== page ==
Fitness enthusiasts are getting a grip -- on kettlebells.
If you haven't seen a kettlebell, imagine a small cannonball with an arched handle on top. It's quite different from the sideways-I-shaped hand weights you may be familiar with. Exercising with the kettlebell delivers various muscle-toning and balance results because the kettlebell allows for safe and comfortable positioning of the weight directly above your center of mass, while dumbbells or barbells must be held in front of the body. As you move the kettlebell up and down, the motion activates different muscles than traditional hand weights.
When you hold a kettlebell aloft or direct it through ranges of motion in each exercise, your hands and wrists remain in neutral alignment. This means a sustained workout and greater comfort, especially for those who have wrist issues.
*The Benefits of Kettlebell Training
According to the International Kettlebell and Fitness Federation, some of the benefits of kettlebell training include:
--Enhanced flexibility, coordination and balance.
--Lean and functional muscle mass.
--Strengthening of the entire posterior chain.
--Sport and combat enhancement.
Kettlebell training originated as a Russian workout and has been used by elite military units, sports teams and law enforcement. Over the past decade, kettlebell training has entered the fitness mainstream for the everyday workout enthusiast. Physical therapists have encouraged their patients to work with kettlebells to increase strength and range of motion.
According to Colin Cooley, an American Kettlebell Club Coach and CrossFit Level 1 kettlebell instructor, kettlebells combine many different planes of motion simultaneously to stabilize the core, since almost all movements are done in a standing sequence and emphasize range of motion in the joints.
"Kettlebell training develops strength in all planes of movement," Cooley says. "We live and play in a three-dimensional world, and we should train accordingly. Since the kettlebell lines up with the body's center of gravity, the athlete must work harder to balance and stabilize the weight." This not only leads to strength in different large and small muscle groups but also engages both the upper and lower body.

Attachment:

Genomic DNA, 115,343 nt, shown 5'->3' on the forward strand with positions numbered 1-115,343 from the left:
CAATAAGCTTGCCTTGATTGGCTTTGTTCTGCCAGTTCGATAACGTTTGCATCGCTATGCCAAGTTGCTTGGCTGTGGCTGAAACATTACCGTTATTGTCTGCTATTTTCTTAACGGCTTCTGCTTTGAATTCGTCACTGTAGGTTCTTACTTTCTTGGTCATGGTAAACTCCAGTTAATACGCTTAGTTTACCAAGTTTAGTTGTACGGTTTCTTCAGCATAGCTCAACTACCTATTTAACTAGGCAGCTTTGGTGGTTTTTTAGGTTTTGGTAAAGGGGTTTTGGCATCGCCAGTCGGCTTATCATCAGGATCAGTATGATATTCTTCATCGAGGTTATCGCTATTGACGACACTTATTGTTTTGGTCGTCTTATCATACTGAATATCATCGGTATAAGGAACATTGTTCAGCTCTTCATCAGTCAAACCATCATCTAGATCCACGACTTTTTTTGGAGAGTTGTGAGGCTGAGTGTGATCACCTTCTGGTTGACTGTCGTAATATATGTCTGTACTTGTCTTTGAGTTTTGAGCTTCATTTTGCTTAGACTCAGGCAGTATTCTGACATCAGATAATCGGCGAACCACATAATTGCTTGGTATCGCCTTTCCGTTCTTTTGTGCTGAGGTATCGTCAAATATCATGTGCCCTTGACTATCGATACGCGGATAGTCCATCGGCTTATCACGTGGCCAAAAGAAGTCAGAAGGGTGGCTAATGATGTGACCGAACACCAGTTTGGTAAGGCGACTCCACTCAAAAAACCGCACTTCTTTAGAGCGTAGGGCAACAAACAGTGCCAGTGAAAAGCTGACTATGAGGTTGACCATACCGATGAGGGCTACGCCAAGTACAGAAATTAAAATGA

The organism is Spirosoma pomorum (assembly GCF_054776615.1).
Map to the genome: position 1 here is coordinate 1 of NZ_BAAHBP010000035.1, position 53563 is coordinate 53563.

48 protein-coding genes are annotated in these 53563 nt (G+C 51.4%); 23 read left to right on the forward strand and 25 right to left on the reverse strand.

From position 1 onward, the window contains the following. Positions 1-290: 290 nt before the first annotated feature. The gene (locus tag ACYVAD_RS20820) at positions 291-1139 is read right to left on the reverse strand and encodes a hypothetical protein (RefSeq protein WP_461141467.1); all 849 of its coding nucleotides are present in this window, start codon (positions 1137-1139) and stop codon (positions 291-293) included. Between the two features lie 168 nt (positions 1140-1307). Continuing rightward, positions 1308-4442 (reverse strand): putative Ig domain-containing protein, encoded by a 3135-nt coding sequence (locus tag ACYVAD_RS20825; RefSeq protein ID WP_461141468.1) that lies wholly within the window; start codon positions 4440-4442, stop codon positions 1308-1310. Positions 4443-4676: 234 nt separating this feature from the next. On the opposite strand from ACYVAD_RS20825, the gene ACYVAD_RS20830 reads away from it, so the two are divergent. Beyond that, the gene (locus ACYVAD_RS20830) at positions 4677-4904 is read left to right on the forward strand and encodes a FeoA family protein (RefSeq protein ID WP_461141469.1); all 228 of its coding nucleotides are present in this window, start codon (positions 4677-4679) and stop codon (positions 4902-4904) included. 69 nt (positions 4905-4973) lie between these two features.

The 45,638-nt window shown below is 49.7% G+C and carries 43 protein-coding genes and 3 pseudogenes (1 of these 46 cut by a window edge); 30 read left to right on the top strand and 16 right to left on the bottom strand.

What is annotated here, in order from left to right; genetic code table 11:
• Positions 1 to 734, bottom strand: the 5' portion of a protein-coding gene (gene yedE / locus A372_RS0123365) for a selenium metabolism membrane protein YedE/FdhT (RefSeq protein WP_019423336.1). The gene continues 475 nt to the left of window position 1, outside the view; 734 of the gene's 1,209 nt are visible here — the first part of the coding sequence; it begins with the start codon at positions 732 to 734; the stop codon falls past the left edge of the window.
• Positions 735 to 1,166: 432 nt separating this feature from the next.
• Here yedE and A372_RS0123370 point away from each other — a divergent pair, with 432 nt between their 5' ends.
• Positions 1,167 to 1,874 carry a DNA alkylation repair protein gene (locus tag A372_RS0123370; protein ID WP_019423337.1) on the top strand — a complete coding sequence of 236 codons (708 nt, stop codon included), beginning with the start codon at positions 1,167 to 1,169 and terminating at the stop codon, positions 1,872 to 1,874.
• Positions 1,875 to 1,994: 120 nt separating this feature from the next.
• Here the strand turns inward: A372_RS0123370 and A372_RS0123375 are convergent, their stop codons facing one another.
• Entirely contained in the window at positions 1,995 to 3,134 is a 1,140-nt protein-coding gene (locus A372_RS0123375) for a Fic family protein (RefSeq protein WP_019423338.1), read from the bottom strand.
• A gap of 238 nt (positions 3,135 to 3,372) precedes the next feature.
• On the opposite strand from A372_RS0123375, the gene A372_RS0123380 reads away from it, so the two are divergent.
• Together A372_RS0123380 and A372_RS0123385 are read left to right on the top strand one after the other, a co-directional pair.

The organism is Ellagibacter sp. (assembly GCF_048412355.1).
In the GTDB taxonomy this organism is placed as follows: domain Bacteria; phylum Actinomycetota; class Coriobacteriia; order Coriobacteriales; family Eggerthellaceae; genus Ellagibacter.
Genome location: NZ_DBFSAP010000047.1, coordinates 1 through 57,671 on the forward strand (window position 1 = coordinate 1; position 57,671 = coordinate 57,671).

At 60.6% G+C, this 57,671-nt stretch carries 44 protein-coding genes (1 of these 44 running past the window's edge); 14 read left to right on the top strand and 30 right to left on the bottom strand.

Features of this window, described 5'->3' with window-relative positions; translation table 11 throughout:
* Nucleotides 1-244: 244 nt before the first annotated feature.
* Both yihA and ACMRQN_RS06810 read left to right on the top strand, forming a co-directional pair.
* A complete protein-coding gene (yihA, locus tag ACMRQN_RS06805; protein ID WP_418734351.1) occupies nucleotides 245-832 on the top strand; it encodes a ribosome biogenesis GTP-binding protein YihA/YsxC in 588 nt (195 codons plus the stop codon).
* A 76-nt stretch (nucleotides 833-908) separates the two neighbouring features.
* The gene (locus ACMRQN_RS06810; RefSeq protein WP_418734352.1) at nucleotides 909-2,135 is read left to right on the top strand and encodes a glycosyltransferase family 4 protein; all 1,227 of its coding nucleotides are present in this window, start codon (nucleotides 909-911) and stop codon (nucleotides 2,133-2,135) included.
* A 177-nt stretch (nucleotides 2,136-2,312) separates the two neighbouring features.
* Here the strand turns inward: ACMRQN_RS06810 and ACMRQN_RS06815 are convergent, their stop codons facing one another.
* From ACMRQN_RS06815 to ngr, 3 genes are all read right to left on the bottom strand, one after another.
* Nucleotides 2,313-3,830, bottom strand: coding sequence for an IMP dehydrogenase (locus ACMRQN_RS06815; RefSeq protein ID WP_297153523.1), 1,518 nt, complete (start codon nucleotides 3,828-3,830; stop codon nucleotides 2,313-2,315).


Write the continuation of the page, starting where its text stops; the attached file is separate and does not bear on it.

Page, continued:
*Taking Kettlebell Classes
Because this particular fitness tool requires proper form and works muscles you may not be used to working, it's wisest to locate a kettlebell gym, find a kettlebell class at a fitness center or hire a personal trainer certified in kettlebell fitness. Under the watchful eye of a trainer, you'll learn how to safely lift and lower the correct weight of kettlebells for your fitness and endurance level. You'll be instructed and spotted in your positioning and range of motion, maximizing the benefits of your workout and helping to avoid injury.
Find kettlebell gyms at LiftKettlebells.com, which provides listings of accredited kettlebell gyms by state. And check with your local fitness center or YMCA to inquire about existing kettlebell classes.
"When I called to ask if my gym offered a kettlebell class, the manager said that he'd received so many calls for one that they were establishing one to start in a few weeks," says fitness buff Kellie Coolidge.
*Kettlebell Training at Home
After receiving kettlebell training courtesy of an expert, you may wish to continue with workouts at home. You'll find plenty of kettlebell DVDs, with workouts designed for beginners, arthritis sufferers, athletes, bodybuilders and more.
When shopping for your kettlebells, seek the advice of your trainer to help you choose the correct weight for your abilities. It can be smart to purchase a lower weight than you think you need, since a too-heavy weight can cause injury. A range of weights, perhaps in a set of three kettlebells, may be ideal for you. Visit Gaiam.com for expert-reviewed kettlebell DVDs and equipment, and check out product reviews on well-known fitness magazine websites. Keep in mind that YouTube and personal blogs might not provide the authority needed on the quality and safety of workout DVDs.
Wear comfortable sports shoes when you work out. Never use kettlebells while barefoot; dropping the kettlebell onto your toes or foot could cause serious injury. And beware the sweaty hands -- wear weightlifting gloves, which aid in securing your grip.
In time, you'll see greater muscle development in your arms, core, legs and buttocks, and according to Cooley, cardiovascular gains are a top benefit to kettlebell training, as well.